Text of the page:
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Raw Deal (film, 1986)

There’s a moment in Raw Deal where the screenwriters flirt with any real thematic ideas. The FBI chief (Darren McGavin) asks Arnold Schwarzenegger’s character–a sheriff playing a mole inside the Chicago mob–if he’s “Gonna stick?” to which Arnold replies that he likes the lifestyle and all the luxuries it provides him. It’s a cliche, but it’s a strong cliche that would have certainly added life to this stillborn film. The way Arnold delivers the line cues us in to how absurd and and nonsensical the whole thing is. He says the dialogue with a sly smile and this issue is never revisited. The whole film feels like an extension of this moment. There’s lip service paid to real ideas, only for them to dissipate like like a cloud of smoke.

Maybe I’m asking too much out of a vintage Schwarzenegger action flick at the height of his powers. This is the same era for which the equally silly Commando came out. That film fortunately acted like it gave a shit about the stakes that its characters faced.

This film, on the other hand, just hurls plot contrivance after plot contrivance, to the point where it felt like a skeleton for a better film. The story certainly lends itself to a better film. For the first three-fourths it’s a generic gangster flick with one of the most played out stories. Schwarzenegger plays Mark Kaminsky, a former FBI agent now turned sheriff. He was kicked out of the agency for brutally beating up a man who–and I’m quoting verbatim–”molested, murdered, and mutilated” an innocent victim. Hearing Schwarzenegger stumble around the line is just one of many unintentionally hilarious moments.

The aforementioned FBI chief’s son was murdered by the mob at the beginning of the film. The chief calls in Schwarzenegger (there’s no point bother calling him by his character’s name–he’s the real character) with a lucrative offer: infiltrate the mob and break it up and he’ll be reinstated to the FBI. Classic setup. Schwarzenegger happily agrees and fakes his own death in order to disappear.

Now here’s how stupid the film is. In order to fake his death, Schwarzenegger parks his car next to an oil refinery and sets it on fire, blowing the whole place up. As he drives off on a motorcycle, I kept wondering if he realized that the authorities will be looking for any remains, like bones or teeth. Doesn’t matter. Nor is it any real concern that he most likely cause thousands in damage to blowing up private property.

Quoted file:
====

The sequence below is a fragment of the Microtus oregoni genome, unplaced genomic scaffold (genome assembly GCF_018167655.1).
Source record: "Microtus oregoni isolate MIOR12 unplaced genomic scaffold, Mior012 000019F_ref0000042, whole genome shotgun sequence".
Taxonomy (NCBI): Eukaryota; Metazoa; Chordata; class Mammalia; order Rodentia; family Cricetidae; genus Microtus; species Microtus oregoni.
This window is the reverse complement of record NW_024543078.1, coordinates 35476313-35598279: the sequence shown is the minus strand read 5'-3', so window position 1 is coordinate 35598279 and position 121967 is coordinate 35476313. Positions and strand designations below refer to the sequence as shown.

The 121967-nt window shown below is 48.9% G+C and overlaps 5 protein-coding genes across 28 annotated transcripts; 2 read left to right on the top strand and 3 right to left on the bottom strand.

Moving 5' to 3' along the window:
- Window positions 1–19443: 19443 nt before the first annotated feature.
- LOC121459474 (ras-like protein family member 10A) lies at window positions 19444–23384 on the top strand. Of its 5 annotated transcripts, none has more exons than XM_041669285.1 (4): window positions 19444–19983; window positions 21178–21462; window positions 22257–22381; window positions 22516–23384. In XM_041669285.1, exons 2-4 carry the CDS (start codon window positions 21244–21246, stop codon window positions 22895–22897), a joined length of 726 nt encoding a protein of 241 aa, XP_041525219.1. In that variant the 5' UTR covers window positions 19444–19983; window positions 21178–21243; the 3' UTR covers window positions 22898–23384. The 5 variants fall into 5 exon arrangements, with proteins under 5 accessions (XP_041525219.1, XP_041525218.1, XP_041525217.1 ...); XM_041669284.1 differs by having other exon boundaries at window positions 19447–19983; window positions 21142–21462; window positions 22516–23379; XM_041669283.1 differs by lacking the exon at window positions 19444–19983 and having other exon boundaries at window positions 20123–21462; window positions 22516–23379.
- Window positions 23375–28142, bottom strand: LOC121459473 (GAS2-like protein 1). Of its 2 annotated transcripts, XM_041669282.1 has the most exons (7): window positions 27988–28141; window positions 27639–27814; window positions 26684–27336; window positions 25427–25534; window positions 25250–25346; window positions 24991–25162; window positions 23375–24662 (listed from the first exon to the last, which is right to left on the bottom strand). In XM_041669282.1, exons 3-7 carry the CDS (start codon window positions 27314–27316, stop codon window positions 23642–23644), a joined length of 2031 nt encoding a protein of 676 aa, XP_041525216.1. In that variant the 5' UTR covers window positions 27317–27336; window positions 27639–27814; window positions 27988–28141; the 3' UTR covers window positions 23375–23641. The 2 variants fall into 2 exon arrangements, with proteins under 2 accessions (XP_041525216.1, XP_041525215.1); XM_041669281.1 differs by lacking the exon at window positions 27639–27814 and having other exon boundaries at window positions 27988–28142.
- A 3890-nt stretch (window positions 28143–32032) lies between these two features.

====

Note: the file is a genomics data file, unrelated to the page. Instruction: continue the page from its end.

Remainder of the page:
I normally don’t get too hung up on logic or moralizing, but it’s just a small glimpse of this film’s problems. It  wants to feel gritty and street tough but comes off as silly. It wants to come off as smart, but instead turns into a confusing mess.

Now here’s where the plot gets convoluted. In order for Schwarzenegger to infiltrate the mob, he has to prove his loyalty by threatening a rival mob boss. It sounds simple on paper but in reality is hard to keep track of. Who was the mob boss and why was there a rival? More convolution follows. The mob that Schwarzenegger has infiltrated is trying to steal back a mountain of cash and cocaine. Schwarzenegger has to help them because for some reason he needs to keep undercover. Again, sounds simple on paper. But it’s played with no motivation or reason. I wrote in my notes “What does this have to do with the plot?”

To be truthful, most audiences will forgive a film for being stupid or unbelievable as long as the film is visceral or emotionally engaging. This film is neither, at least not until the last ten minutes where it becomes an all out action pic. But before this the filmmakers can’t decide if it’s a gritty gangster flick or a nonsensical shoot-em-up. I wonder how much of the action elements were in the original script or whether the elements added were to accommodate Schwarzenegger. He no doubt influenced the campy ending where he motivates the FBI captain who’s been paralyzed to get up and walk. Or the unintentional hilarious scene where Schwarzenegger’s wife is baking a chocolate cake. Arnold looks at the cake and remarks that it will make them fat. Perhaps he was making a case for his for his future position as chairman for the President’s Council on Fitness during the George H. W. Bush administration

This film would make for an interesting double billing with Inherent Vice. Both require turning off your brain to some extent in order to enjoy the confusion.  However, where Paul Thomas Anderson used confusion to create atmosphere, this film comes off as bad screenwriting. Again, I wonder how much if this was the result of forced screenwriters. Whatever the case, Raymond Carver this is not.

As great as that double feature would be, the more conventional approach is pairing it with Commando. Both are corny and terrible, and yet deliver everything fans expect from the genre. It’s a shame they expect so little out of these films. It’s the same reason I marvel at fans of superhero films and how much they’re willing go along with absolute bottom of the barrel film making.

With all this said, as much of a terrible film that Raw Deal  is, it’s definitely entertaining in a way only 80s action films can be. It falls into the sweet spot area of being bad enough that it’s funny. That’s something both to praise and lament.

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